When Hussein rose to power in 1978, the Baath Party was socialist. By 1981, they had established a healthcare system that was the envy of the middle east and among the top 5 of the world.
They built hospitals like the US opens starbucks and gave every citizen free care.

Then he shook hands with Rumsfeld and drugs began to take hold.

(all true except for the last sentence)
posted by Fupped Duck at 10:32 AM on November 5, 2006


And Mussolini made the trains run on time.
posted by Cyrano at 10:45 AM on November 5, 2006



posted by augustweed at 11:02 AM on November 5, 2006


Hitler built a nice highway network.
posted by goodnewsfortheinsane at 11:07 AM on November 5, 2006


War simulation in 1999 pointed out Iraq invasion problems

That's an interesting article. Maybe FPP-able, if you disregard the inevitable "newfilter" complaints.

For those of you too lazy to find the link, here it is.

Interesting, too, that the war games were in 1999, pre-9/11.
posted by Alt F4 at 11:11 AM on November 5, 2006


The biggest tragedy from all this: less acting work for Jerry Haleva.
posted by ed at 11:18 AM on November 5, 2006


By 1981, they had established a healthcare system that was the envy of the middle east and among the top 5 of the world.

it's always good to know that if your balls get broken by the government that they have a good health care system to take care of you
posted by pyramid termite at 11:22 AM on November 5, 2006


Saddam kills and has people killed and as punishment we kill him right back, which pisses off his friends who go out and kill and have other people killed, and then we go in and kill those people, and and and...

But it's all okay because at least it's all rainbows and unicorns for the friends and families of the victims after we kill the guy(s) that killed their loved one(s), right?

I'm not sure what the right response to someone killing another person should be. But I don't see murdering someone for the act of murdering as all that intelligent.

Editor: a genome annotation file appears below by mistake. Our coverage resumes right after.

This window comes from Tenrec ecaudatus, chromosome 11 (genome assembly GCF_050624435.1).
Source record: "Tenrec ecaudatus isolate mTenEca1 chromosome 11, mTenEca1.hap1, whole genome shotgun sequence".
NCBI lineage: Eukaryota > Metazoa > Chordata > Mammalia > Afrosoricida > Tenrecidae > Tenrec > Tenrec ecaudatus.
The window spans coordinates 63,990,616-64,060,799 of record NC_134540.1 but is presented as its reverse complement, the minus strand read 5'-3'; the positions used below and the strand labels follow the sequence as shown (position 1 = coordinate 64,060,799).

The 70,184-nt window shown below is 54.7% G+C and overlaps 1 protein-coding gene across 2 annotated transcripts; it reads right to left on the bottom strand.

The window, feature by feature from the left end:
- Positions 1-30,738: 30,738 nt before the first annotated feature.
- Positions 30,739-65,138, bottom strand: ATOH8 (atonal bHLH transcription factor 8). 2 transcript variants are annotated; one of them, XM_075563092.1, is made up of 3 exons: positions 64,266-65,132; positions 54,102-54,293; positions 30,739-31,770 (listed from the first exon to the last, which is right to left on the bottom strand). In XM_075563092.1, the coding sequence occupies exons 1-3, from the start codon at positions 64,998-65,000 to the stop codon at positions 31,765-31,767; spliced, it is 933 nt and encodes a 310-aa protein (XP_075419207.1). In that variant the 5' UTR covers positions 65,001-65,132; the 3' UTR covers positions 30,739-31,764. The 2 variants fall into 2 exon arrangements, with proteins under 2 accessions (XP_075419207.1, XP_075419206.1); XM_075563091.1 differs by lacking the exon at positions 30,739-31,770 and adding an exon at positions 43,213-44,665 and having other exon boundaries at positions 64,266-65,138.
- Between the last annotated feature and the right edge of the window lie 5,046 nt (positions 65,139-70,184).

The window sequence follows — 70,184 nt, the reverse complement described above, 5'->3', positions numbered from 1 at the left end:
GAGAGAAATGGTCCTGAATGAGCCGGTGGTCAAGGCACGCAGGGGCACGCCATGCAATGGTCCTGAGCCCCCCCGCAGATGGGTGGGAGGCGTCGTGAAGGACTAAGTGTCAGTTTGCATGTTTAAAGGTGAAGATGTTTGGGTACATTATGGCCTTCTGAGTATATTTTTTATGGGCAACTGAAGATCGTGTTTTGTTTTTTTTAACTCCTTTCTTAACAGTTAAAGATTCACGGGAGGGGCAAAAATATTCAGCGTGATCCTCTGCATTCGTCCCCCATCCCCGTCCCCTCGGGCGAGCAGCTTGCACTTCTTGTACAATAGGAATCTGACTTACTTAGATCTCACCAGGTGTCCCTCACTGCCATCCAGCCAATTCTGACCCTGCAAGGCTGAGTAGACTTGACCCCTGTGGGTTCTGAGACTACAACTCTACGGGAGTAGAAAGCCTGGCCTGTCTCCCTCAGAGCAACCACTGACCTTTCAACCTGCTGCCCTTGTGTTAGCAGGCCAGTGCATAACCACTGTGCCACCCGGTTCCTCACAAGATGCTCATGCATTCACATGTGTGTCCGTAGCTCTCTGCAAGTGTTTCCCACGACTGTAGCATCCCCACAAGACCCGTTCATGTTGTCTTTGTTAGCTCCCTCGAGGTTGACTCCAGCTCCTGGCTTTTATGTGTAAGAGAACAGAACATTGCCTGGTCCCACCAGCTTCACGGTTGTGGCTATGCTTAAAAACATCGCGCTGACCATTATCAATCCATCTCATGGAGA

posted by FunkyHelix at 11:24 AM on November 5, 2006


Saddam is coming off as the best one on TV, i think. He's pointing out occupiers, and traitors, and most of Iraq probably agrees with him.

The Shiites seem pretty happy, the sunis, not so much.

Yeah, it's "disgusting" that we didn't abdicate our judicial sovereignty to a bunch of yahoos in the Netherlands.

Our sovereignty? Interesting choice of words there (as others mentioned). Anyway the idea that the Iraqis could do this fairly is a joke. Come on. I'm sure he's a terrible person but let's be realistic here. At least at the Hague he would have gotten a real fair trial.

Anyway whatever happens to Saddam is not my concern. But the fact that the trial lasted for two years and the verdict was reached two days before our election is just a disgusting show of how much a political show the whole thing was from the beginning. It's not like anyone seriously thought he wouldn't be convicted, so I doubt this will sway many voters minds.

I can't speak to the showing on TV part of your comment, but from a purely punitive aspect, hanging is typically considered far more violent way to die than a firing squad.

Saddam actually requested a firing squad. Apparently it's more dignified.

I wonder if Osama will come out of hiding to stage a rescue attempt for his good buddy?

His good buddy? Do you live in the same world I do?
posted by delmoi at 11:29 AM on November 5, 2006 [1 favorite]


When Hussein rose to power in 1978, the Baath Party was socialist. By 1981, they had established a healthcare system that was the envy of the middle east and among the top 5 of the world.

Saddam may have been a pretty horrible person, but he certainly seemed to be a competent administrator up until the first gulf war. He made the same mistake Hitler did, and became overconfident.
posted by delmoi at 11:33 AM on November 5, 2006


Cyrano - "And Mussolini made the trains run on time."

Well, the network of train tracks did help eliminate malaria.

Saddam Hussein was convicted and sentenced... as the ousted leader, trembling and defiant, shouted "God is great!

I wonder if the trembling was outrage or fear?
posted by porpoise at 11:36 AM on November 5, 2006


I'm not saying his socialist origins in anyway excuse later acts.

But the demonification of "Sodom" stage sort of blotted his roots out of the history books, cuz its easier to say eh was born evil than explaining how things changed.
posted by Fupped Duck at 11:37 AM on November 5, 2006


Yeah, it's "disgusting" that we didn't abdicate our judicial sovereignty to a bunch of yahoos in the Netherlands.

Our sovereignty? Interesting choice of words there (as others mentioned).